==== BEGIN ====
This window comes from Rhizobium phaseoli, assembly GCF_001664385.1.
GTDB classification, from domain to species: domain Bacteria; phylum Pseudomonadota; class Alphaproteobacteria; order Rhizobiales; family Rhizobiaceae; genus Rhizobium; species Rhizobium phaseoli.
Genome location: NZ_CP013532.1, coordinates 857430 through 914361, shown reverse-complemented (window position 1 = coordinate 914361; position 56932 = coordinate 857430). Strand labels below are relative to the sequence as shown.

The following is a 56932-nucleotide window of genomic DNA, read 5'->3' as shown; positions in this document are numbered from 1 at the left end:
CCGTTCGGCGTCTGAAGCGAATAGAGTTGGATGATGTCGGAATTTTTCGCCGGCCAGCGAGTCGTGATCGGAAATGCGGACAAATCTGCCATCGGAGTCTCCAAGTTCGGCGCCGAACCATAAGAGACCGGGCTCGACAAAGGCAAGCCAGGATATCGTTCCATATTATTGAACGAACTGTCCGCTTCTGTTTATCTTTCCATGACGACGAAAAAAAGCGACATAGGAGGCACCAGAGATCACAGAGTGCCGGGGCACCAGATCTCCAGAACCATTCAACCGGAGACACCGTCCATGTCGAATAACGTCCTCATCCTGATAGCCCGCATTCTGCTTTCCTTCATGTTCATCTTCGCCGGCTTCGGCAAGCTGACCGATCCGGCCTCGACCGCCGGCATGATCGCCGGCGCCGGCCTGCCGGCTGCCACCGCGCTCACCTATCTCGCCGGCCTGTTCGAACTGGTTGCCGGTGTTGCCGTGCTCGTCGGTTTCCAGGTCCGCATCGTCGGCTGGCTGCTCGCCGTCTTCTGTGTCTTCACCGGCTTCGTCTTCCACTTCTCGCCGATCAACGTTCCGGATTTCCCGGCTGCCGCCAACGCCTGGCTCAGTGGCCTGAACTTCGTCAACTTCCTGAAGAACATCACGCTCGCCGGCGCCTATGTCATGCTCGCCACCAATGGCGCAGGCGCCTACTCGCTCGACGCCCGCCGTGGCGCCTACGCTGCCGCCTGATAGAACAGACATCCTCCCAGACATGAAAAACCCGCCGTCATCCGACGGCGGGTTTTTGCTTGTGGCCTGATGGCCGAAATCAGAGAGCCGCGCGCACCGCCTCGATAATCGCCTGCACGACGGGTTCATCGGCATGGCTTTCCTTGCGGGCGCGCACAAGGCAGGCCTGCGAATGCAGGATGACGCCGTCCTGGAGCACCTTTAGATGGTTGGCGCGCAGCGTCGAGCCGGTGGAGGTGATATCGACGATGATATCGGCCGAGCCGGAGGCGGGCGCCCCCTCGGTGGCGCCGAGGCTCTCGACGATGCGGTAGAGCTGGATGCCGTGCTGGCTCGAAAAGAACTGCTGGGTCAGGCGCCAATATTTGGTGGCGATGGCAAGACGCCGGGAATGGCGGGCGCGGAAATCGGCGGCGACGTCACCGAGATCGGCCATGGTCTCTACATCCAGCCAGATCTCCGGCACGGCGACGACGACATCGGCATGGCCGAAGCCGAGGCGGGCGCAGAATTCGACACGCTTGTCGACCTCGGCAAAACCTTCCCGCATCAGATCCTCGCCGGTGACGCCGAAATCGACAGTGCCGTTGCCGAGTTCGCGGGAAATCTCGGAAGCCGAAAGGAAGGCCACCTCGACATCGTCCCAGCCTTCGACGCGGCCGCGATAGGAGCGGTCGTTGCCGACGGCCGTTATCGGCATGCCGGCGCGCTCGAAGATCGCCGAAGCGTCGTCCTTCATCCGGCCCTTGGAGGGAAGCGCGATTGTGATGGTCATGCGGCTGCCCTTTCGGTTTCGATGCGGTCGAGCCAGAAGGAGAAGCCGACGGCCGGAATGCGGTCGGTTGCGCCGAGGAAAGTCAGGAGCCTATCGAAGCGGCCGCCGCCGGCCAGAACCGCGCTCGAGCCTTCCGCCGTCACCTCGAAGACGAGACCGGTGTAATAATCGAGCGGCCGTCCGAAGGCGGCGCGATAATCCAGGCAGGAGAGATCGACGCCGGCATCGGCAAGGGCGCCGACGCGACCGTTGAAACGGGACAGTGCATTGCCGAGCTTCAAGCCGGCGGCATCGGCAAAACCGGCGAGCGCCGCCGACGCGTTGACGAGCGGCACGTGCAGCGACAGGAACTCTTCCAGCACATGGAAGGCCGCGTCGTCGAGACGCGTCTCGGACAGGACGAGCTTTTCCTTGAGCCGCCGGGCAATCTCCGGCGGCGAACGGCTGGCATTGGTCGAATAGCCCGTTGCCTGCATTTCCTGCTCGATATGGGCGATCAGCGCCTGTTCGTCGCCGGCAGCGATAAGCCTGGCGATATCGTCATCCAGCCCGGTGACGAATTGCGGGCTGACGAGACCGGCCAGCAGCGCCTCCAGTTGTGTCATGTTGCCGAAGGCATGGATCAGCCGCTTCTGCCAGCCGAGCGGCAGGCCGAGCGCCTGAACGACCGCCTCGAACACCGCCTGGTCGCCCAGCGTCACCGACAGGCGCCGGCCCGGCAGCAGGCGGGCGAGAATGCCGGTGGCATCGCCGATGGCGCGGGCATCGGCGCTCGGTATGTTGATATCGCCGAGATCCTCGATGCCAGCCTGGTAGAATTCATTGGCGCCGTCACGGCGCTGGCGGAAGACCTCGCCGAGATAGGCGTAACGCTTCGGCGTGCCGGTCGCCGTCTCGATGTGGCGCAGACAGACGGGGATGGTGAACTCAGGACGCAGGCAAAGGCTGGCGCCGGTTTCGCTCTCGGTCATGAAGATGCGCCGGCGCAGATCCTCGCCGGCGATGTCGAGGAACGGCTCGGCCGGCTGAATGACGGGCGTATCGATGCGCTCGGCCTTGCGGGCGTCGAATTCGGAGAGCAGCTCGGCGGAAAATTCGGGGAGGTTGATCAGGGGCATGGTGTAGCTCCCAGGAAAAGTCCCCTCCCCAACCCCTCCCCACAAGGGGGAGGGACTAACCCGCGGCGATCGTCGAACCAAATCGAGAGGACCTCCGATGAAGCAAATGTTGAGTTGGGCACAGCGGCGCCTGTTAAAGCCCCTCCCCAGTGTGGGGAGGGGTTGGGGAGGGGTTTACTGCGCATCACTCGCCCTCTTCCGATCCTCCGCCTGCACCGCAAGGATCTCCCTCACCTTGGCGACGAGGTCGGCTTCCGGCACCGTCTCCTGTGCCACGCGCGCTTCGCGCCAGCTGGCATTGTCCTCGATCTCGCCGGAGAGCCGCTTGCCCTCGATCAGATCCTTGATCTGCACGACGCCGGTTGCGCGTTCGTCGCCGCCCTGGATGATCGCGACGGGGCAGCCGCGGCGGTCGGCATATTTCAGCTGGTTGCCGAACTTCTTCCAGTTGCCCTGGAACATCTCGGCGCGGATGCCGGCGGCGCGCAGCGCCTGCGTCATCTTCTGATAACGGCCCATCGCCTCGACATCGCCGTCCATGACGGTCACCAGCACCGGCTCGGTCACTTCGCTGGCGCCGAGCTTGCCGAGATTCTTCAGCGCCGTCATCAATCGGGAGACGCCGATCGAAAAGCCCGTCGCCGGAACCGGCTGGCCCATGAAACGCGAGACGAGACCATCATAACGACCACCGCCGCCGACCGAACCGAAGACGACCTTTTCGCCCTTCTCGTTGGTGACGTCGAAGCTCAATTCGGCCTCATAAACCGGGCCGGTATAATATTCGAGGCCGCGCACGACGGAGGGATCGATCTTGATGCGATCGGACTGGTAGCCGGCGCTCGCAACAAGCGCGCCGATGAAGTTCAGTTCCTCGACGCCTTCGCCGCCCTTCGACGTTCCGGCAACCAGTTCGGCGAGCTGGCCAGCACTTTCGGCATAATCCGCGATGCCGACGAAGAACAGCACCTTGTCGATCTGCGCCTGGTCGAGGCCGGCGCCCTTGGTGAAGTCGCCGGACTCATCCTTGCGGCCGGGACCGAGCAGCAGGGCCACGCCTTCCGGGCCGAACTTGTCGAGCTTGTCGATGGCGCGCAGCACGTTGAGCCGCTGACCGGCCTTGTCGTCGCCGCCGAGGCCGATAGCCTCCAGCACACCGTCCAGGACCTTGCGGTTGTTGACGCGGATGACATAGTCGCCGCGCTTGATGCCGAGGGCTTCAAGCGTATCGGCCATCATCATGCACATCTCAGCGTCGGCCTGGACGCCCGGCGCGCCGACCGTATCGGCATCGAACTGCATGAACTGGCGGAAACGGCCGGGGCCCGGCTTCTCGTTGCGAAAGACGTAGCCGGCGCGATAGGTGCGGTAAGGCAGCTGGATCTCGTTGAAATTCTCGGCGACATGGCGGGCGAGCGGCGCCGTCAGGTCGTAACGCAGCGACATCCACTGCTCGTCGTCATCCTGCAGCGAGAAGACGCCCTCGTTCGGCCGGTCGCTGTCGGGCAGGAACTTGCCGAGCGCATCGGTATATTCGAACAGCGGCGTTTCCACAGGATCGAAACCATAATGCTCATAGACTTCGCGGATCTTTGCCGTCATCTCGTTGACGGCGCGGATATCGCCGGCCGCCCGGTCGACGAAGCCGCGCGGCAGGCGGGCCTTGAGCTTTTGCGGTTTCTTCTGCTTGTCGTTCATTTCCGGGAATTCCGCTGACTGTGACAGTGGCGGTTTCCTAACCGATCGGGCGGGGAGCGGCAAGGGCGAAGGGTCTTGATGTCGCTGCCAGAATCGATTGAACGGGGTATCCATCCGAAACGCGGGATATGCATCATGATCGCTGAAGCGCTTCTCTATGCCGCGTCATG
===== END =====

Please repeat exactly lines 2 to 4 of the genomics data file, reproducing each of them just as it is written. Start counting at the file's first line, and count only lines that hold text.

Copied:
GTDB classification, from domain to species: domain Bacteria; phylum Pseudomonadota; class Alphaproteobacteria; order Rhizobiales; family Rhizobiaceae; genus Rhizobium; species Rhizobium phaseoli.
Genome location: NZ_CP013532.1, coordinates 857430 through 914361, shown reverse-complemented (window position 1 = coordinate 914361; position 56932 = coordinate 857430). Strand labels below are relative to the sequence as shown.

The following is a 56932-nucleotide window of genomic DNA, read 5'->3' as shown; positions in this document are numbered from 1 at the left end: